October 21: Our Lady of Talan, near Dijon, France
(It appears there was an error or mistranslation regarding this feast, which is actually Our Lady of Talant. Many thanks to Jonn Miller of catholicdoors.com for his assistance in pointing out the error.)
Our Lady of Talant
Until the twelfth century, the French “Mons de Talant,” located at the gates of Dijon and belonging to the estate of the abbey of Saint-Benigne, was a completely uninhabited place. Considered as if accursed by some, the grounds were given a wide berth and altogether avoided. To others possessing a more lively imagination, the location was said to be frequented by fairies.
In 1208, the Duke of Burgundy, Eudes
III, undertook the construction of the fortress of Talant in order to
ensure a safer shelter of its treasures and archives than in his
ducal palace of Dijon. He founded north of the castle a new fortified
city and a priory for some monks of Saint Benigne. A church, begun at
the same time as the other works, was one of the earliest Gothic
churches in the Duchy of Burgundy.
The finished enclosure of the city was 1110 meters long and flanked by 33 towers. Duke Eudes III welcomed particularly all the serfs who fled the oppression of their lord. Many peasants, attracted by the notion of freedom and the ability to work freed from all hindrance, began to arrive in droves. In 1216, the duke granted the inhabitants the right to administer themselves by promulgating “the Charter of Commune,” exempting them from taxation and military service.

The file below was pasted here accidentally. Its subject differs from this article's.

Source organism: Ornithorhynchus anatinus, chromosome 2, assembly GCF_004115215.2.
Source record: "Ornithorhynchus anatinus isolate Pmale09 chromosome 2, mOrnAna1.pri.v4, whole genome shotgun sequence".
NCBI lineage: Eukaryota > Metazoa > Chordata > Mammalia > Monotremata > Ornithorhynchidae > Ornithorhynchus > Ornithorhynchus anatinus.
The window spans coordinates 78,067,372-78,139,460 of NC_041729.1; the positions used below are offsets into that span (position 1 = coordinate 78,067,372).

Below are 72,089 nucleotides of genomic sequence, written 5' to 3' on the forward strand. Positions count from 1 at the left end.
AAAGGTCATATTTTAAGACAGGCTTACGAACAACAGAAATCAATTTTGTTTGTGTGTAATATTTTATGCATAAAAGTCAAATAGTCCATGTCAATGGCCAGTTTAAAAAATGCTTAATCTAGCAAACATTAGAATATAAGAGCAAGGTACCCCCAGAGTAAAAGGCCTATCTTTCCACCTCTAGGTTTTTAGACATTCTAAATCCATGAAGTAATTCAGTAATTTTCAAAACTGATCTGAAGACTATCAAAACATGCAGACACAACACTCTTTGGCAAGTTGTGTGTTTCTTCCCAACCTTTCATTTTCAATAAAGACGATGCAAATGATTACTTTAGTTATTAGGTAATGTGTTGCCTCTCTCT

So many people were attracted to Talant that it became necessary to enlarge the church. A bell tower was also added, but the extra weight was too great and the walls began to bow outward. External buttresses were added in the 15th century to solve the problem.
John the Fearless, eldest son of Philip the Bold, returning from the crusade in 1396, brought back as a trophy the statue “Virgin of St. Luke” that he offered to Talant. The statue of the Virgin is exposed in the church, and in 1443, the bishop of Langres, Charles de Poitiers, consecrated the church to the Mother of God.
During the Eighth War of Religion, in 1585, the partisans of Guise seized the fortress by cunning. After its return to the hands of the king in 1598, the decision was made to demolish the castle and the ramparts of the city. The work was finished in 6 months, and Talent was reduced to the condition of a simple village. The church of Notre-Dame remains, however, and has been classified as an historic monument since July 20, 1908. The statue of the Virgin of St. Luke can still be seen there.
James Fitzhenry, Marian Calendar, roman-catholic-saints.com
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